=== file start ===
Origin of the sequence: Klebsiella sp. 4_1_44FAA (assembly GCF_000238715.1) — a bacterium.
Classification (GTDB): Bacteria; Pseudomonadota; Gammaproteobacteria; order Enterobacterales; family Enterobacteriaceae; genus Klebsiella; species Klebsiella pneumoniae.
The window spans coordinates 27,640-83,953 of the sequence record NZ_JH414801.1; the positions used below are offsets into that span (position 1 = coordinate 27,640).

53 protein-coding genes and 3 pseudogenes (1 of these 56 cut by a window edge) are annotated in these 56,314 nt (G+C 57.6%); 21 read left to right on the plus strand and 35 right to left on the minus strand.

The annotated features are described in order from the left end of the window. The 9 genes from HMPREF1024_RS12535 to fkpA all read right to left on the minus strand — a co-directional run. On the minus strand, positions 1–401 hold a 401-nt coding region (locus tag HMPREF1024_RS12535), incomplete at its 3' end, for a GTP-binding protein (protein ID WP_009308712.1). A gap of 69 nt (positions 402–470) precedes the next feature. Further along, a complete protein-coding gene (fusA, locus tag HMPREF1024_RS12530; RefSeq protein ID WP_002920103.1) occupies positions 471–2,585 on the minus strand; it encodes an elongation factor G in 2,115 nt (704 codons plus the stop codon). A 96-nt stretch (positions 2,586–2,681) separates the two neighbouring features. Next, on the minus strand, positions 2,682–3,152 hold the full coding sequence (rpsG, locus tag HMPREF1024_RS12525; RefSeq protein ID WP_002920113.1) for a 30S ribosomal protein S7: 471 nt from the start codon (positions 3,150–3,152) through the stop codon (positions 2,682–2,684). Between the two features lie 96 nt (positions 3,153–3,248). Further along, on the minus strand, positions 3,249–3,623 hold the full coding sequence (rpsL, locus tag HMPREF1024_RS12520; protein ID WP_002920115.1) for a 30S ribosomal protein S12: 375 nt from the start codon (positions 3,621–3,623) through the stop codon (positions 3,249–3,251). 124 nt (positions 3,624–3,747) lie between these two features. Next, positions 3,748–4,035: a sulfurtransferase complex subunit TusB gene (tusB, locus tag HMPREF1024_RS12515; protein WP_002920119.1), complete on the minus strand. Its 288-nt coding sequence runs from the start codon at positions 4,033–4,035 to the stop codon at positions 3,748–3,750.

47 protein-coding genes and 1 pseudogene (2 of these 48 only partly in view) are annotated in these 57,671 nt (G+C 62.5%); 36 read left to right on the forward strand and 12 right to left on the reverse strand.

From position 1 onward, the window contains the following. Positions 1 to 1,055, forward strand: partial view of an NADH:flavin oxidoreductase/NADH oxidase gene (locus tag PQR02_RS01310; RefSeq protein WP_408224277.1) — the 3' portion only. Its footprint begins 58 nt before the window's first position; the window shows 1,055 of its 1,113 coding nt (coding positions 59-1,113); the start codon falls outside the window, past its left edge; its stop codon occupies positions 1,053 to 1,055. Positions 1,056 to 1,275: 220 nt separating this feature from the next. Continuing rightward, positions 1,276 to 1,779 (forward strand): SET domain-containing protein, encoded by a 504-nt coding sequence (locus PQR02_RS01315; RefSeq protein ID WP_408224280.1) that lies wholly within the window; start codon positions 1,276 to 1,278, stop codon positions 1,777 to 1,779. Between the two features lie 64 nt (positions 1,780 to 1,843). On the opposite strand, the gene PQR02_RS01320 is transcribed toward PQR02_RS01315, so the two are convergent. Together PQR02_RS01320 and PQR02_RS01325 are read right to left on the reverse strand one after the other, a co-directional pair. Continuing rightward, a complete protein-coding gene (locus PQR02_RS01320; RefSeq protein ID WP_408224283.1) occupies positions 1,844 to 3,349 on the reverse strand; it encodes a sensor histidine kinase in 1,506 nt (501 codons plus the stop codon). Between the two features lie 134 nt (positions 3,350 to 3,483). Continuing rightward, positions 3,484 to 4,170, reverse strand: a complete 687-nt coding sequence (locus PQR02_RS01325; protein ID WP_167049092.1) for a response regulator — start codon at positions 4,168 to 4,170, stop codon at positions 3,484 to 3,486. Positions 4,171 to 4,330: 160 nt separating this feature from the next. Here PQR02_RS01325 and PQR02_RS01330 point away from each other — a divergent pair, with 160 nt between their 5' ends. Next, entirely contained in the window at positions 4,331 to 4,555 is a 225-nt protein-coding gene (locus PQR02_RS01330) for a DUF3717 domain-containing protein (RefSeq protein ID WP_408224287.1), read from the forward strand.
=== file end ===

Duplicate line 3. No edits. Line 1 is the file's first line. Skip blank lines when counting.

The window spans coordinates 27,640-83,953 of the sequence record NZ_JH414801.1; the positions used below are offsets into that span (position 1 = coordinate 27,640).